06/24/20 (written by kheinle) – A new report finds that Mexico is faring no better in combatting corruption in 2020 than it did in 2019. The report, “The Capacity to Combat Corruption (CCC) Index 2020,” looks at Latin American countries’ capacity and capability to ‘detect, punish, and prevent corruption.’ It does so against the backdrop of the coronavirus pandemic, noting that “in this environment of emergency spending, relaxed controls, and remote working, the risk of corruption and mismanagement of funds has increased.” Roberto Simon, Senior Director of Policy at the Americas Society / Council of the Americas based in New York, and Geert Aalbers, a partner at Control Risks consultancy organization out of London, co-authored the report that published on June 8, 2020.
Corruption at the National and Regional Levels
Of the 15 Latin American countries included in the Capacity to Combat Corruption index, Mexico ranks in the center in the eighth position with an overall score of 4.55 out of 10.00, just slightly slower than its 2019 score of 4.65. Uruguay ranked highest on the list with the most effective means to combat corruption with a score of 7.78. Continuing to face a humanitarian, political, and economic crisis, Venezuela ranked lowest on the list with a 1.52. The scores are based on 14 indicators (e.g., independence of judicial institutions, strength of investigate journalism) and three sub-categories (legal capacity; democracy and political institutions; and civil society, media, and the private sector). Data is collected from a range of international and national sources, including the World Bank and UNESCO, and from surveys conducted by the report’s co-author, Control Risks.
Looking at the three sub-categories, Mexico ranked eighth region-wide in legal capacity with a score of 4.15 out of 10.00. It also ranked eighth in democracy and political institutions (4.55 of 10.00), and sixth in civil society, media, and the private sector (6.24 of 10.00).
AMLO’s Campaign to Combat Corruption
When looking at levels of corruption since 2019, the report summarizes that “not much has changed for Mexico. In fact,” it continues, “the country has stagnated and maintains a poor ability to detect, punish, and prevent corruption.” This highlights the failure of the López Obrador Administration to adequately address corruption despite campaign promises to do so. “One of the most important [factors that explains Mexico’s paralysis] is having not yet advanced long-term institutional reform.” The authors call out several specific concerns.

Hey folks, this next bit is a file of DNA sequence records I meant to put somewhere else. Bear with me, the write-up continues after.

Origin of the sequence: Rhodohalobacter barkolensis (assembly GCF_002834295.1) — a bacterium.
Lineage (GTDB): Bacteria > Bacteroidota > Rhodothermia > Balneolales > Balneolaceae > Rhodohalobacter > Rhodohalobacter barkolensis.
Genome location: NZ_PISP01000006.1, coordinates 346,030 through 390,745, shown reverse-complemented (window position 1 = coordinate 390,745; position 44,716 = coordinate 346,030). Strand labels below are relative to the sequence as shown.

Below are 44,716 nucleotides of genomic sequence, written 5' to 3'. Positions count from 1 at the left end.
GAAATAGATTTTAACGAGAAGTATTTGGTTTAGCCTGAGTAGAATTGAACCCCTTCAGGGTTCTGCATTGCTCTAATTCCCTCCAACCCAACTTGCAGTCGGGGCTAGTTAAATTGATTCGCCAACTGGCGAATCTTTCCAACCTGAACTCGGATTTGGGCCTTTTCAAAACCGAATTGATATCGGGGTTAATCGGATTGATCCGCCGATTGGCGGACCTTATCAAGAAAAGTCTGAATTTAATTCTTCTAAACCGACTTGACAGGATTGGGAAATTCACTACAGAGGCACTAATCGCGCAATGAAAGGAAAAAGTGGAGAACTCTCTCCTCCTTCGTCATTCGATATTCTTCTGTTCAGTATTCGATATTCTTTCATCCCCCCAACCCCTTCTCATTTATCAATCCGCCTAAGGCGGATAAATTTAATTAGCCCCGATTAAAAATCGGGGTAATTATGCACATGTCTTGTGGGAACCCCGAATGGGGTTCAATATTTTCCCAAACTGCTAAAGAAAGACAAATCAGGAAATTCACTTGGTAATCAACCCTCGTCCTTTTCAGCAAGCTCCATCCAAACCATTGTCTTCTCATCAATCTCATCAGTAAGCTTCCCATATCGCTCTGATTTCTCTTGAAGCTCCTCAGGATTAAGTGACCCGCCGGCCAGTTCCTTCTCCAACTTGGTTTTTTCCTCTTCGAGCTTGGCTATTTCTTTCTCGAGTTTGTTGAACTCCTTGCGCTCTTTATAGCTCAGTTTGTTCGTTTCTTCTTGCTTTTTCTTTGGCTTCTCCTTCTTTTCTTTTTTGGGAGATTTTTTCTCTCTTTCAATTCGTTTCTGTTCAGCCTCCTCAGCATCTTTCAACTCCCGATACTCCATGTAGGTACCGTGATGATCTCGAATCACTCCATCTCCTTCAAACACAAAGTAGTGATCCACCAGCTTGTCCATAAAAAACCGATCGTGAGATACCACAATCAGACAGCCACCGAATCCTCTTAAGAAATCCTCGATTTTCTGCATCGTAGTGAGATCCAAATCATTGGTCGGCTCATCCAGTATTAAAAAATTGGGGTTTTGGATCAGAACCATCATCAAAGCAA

First, President López Obrador has largely bypassed or “ignored” the checks put in place by the National Anticorruption System (Sistema Nacional Anticorrupción, SNA). Second, the president has increased the use of public funds on massive infrastructure projects and on combatting the coronavirus. For its part, the COVID-19 pandemic exacerbates Mexico’s already fraught struggles to combat corruption with the government’s largely unchecked spending amidst real-time, emergency, public health responses. “This combination will only increase the risk of more corruption,” cautions the report.
Third, the president has continued to undermine and diminish the role of nongovernmental organizations and civil society – a sector that had grown more active in recent years in combatting corruption and calling attention to the need for reform. Finally, the nation’s Financial Intelligence Unit (Unidad de Inteligencia Financiera, UFI) has “drastically expanded its activities” in bringing potential cases of corruption against institutions, which ironically has reduced the independence and efficiency of the very anti-corruption agencies that it monitors, writes El Universal. When comparing such independent variables at the regional level, “Mexico appears to be ranked significantly below other countries like Peru, Colombia, and Brazil, and more closely to Guatemala and the Dominican Republic.”
Public Perception and High-Profile Cases
Corruption in Mexico is nothing new. According to Transparency International’s Global Corruption Barometer 2019, 44% of Mexicans interviewed in 2019 thought corruption had increased in the previous 12 months. An additional 34% of respondents had paid a bribe in the previous 12 months, a 10% decline from 2017. When asked if they believe most or all people involved in certain institutions are corrupt, 69% of respondents said police are, 58% said government officials are, and 65% said members of Congress are.
Still, the López Obrador Administration has made some noteworthy investigations into high profile cases of corruption. This includes against the former Secretary of Public Security (Secretaría de Seguridad Pública, SSP), the former CEO of Petróleos Mexicanos (PEMEX), the former head of Altos Hornos de México, and more than a dozen sitting judges and magistrates, including a Supreme Court Justice. Despite these advances, such cases of high-ranking officials and the general presence of corruption throughout Mexico’s government demonstrate just how pervasive and rooted the problem is.